Absynthe (2021) is the new novel by Brendan P. Bellecourt, the pen name of Bradley Beaulieu, author of the excellent SONG OF THE SHATTERED SANDS series. Talk about a change. Beaulieu leaves the desert far behind to head for the big noisy city in a complex Jazz Age/Psi-powers tale set in an alt-history US.
A decade ago America fought the Great War with the St. Lawrence Pact made up of Great Britain, Canada, France, and Germany. Liam Mulcahey is a veteran of that war, now working as a mechanic in Chicago, hanging out with his best friend and employer’s son Morgan, and taking care of his grandmother Nana. When he and Morgan attend the ribbon-cutting ceremony of a new train and overseen by the current President, Leland De Pere (Liam’s former commander), violence breaks out via an attack by The Uprising, a group of rebels who seek “to expose the evils the government had committed both during and after the war.” Then, more violence at a party they attend leaves Morgan wounded and the two on the run.
Soon Liam finds himself caught up in the conflict between the rebels and De Pere’s government, a conflict far stranger than he could have guessed, one that is linked to his activity in the war, which Liam had never been able to recall though now his memories are starting to surface. Joining him and Morgan are friends new and old:
- Clay: a wounded veteran from Liam’s old unit who now is part of The Uprising
- Max Kohler: another veteran of Liam’s unit, a brutal man who is now De Pere’s second in command
- Bailey: Clay’s tough as nails wife
- Allistair: a mechanika that worked as chauffeur and bodyguard to Morgan’s family
- Grace: an heiress working with the Uprising
- Colette: the scientist who, Liam gradually recalls, worked on a serum that gave psi powers to Liam’s old unit
- Stasa Kovacs: another scientist, this one working with The Uprising
Absynthe moves at a good pace throughout and on a basic plotting level throws a number of exciting scenes at the reader, such as the aforementioned attacks at the train event and the party, along with more gunfights, tense infiltrations of guarded compounds, aerial combat, leaps onto the roofs of moving trains, and flashbacks to battles from the war. Some of these scenes are further heightened by the presence of inhuman or enhanced humans, such as Allistair’s form of mechanika (Allistair has a Gatling gun built into one of his arms) or far larger and more dangerous war machines called Goliaths. Meanwhile, the slow reveal of Liam’s activities during the war adds a nice bit of ongoing suspense throughout and keeps the reader on their toes with regard to who can and cannot be trusted (including for at least a while perhaps even Liam himself).
But while the plot more than suffices for entertainment’s sake, the strength of the book lies in its subjects/themes. As much as this is a glittering world of high-speed trains, zeppelins, and glimmering green drinks, it’s also a world where mechanika are thrown into dumps when no longer “useful” (something that becomes even more horrific, the more we learn), where (in no echo whatsoever I’m sure) veterans are forgotten once the war is over, leaders take a “win at all costs” mentality, and the country is ripping itself into factions. That glossy candy shell over a rotting core is nicely mirrored by the psi powers that lie at the center of the science fiction element (and it is more science than fantasy) in that that allows for not just mind manipulation but also the creation of detailed, massive illusions that affect entire populations, not just an individual or two. Thus, the question of what is real (or is anything real) is a philosophical conundrum that Bellecourt/Beaulieu spends a good amount of time exploring (it also makes the title drink particularly appropriate).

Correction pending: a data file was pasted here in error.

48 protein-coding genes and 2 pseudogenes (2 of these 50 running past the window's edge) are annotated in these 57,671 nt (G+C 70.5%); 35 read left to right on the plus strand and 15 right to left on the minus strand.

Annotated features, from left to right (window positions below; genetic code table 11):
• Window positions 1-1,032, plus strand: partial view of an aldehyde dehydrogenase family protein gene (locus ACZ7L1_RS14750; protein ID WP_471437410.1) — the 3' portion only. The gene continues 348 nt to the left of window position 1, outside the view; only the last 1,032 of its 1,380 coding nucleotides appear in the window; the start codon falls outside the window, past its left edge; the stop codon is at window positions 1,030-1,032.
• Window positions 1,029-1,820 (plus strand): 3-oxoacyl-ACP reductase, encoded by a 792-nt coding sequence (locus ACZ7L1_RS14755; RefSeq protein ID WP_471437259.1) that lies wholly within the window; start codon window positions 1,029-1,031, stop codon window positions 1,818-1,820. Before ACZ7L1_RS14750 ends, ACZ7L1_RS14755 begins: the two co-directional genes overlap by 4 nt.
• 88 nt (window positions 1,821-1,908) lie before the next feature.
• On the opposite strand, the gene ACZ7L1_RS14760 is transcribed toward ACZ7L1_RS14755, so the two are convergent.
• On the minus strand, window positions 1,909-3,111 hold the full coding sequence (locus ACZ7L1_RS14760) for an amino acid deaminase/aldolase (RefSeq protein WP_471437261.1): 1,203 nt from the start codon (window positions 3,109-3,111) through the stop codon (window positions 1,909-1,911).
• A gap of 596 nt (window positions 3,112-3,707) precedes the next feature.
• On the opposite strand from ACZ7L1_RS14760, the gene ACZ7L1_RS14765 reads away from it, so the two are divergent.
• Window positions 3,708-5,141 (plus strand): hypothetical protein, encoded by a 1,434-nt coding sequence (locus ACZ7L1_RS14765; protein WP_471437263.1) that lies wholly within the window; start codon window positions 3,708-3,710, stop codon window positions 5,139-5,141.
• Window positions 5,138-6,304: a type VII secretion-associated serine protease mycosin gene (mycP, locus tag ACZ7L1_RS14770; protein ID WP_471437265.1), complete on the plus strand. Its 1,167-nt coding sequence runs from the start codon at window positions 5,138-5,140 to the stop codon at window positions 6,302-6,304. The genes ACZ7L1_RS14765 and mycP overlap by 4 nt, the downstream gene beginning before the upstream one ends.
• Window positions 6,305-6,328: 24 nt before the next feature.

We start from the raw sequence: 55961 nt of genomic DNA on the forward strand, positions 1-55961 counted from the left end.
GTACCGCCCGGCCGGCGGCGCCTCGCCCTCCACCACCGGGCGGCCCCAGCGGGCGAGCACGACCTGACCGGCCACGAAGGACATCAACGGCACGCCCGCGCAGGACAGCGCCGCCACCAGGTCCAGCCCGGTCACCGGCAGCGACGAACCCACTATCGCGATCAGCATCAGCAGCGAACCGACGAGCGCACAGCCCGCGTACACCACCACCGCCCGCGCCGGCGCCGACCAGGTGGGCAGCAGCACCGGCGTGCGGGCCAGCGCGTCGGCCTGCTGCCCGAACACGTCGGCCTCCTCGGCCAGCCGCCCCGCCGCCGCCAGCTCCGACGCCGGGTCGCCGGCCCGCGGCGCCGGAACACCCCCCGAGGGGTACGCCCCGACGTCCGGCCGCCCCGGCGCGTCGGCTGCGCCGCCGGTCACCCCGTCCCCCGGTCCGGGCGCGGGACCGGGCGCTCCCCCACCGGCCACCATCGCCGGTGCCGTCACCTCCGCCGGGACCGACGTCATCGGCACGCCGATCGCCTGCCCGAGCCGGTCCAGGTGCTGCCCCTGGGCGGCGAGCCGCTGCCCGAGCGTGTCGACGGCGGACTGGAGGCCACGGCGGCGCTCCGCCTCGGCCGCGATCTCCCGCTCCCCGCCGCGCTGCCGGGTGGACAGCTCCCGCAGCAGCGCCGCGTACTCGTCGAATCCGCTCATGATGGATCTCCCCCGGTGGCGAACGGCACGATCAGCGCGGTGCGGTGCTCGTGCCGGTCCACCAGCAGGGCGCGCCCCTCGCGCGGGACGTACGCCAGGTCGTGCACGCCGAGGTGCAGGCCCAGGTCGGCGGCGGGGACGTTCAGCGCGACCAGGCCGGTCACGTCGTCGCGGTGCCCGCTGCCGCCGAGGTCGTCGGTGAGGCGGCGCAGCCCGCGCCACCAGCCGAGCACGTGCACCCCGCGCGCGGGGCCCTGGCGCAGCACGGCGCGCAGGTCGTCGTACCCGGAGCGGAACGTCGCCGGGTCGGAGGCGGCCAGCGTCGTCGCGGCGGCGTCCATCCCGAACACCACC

Somewhat tied into that is the idea of identity and personhood (after all, aren’t we products of both our realities and our illusions? Or maybe, for some of us, delusions?). This comes into play in several ways besides the illusion vs. reality aspect. One is the loss of memory affecting Liam — how can he truly know who he is if he is missing large portions of his past? Is he a product of experiences he doesn’t recall? Or is he a product of only those he can remember? And if he starts regaining memories, is he reverting back to an older self, staying the same, or becoming an amalgamation of selves? What about the mechanika? Are they mere automatons or more? To say any more on the topic would take us into spoiler land, so I’ll just say I appreciated the thoughtful examination of these ideas throughout. I’ll also note that the resolution also adds some depth of thought, i.e., goes beyond tying up plot points with a “climactic battle” where the good folks win, and the bad folks get their just desserts. But that, even more obviously, would involve spoilers, so I’ll leave it at that.
So the plot is exciting, often tense, and richly complicated (I’d say in a good way, but some readers may wish for a little less complexity), while themes are serious and thoughtful. If there’s an element that felt a little weak, and it was only a little, it was the characters. I can’t quite pin down why this is, but they generally felt a little flat to me. Not in the “I didn’t care what happened to them” fashion, nor in a “cardboard cutout” fashion, but they just didn’t feel completely full-blooded to me. Which is maddeningly abstract, I know. But it’s all I’ve got. That said, while I might have felt more fully immersed in the book with a stronger engagement with the characters, I can’t say I felt it detracted from the reading experience. Which is why Absynthe is an easy recommendation.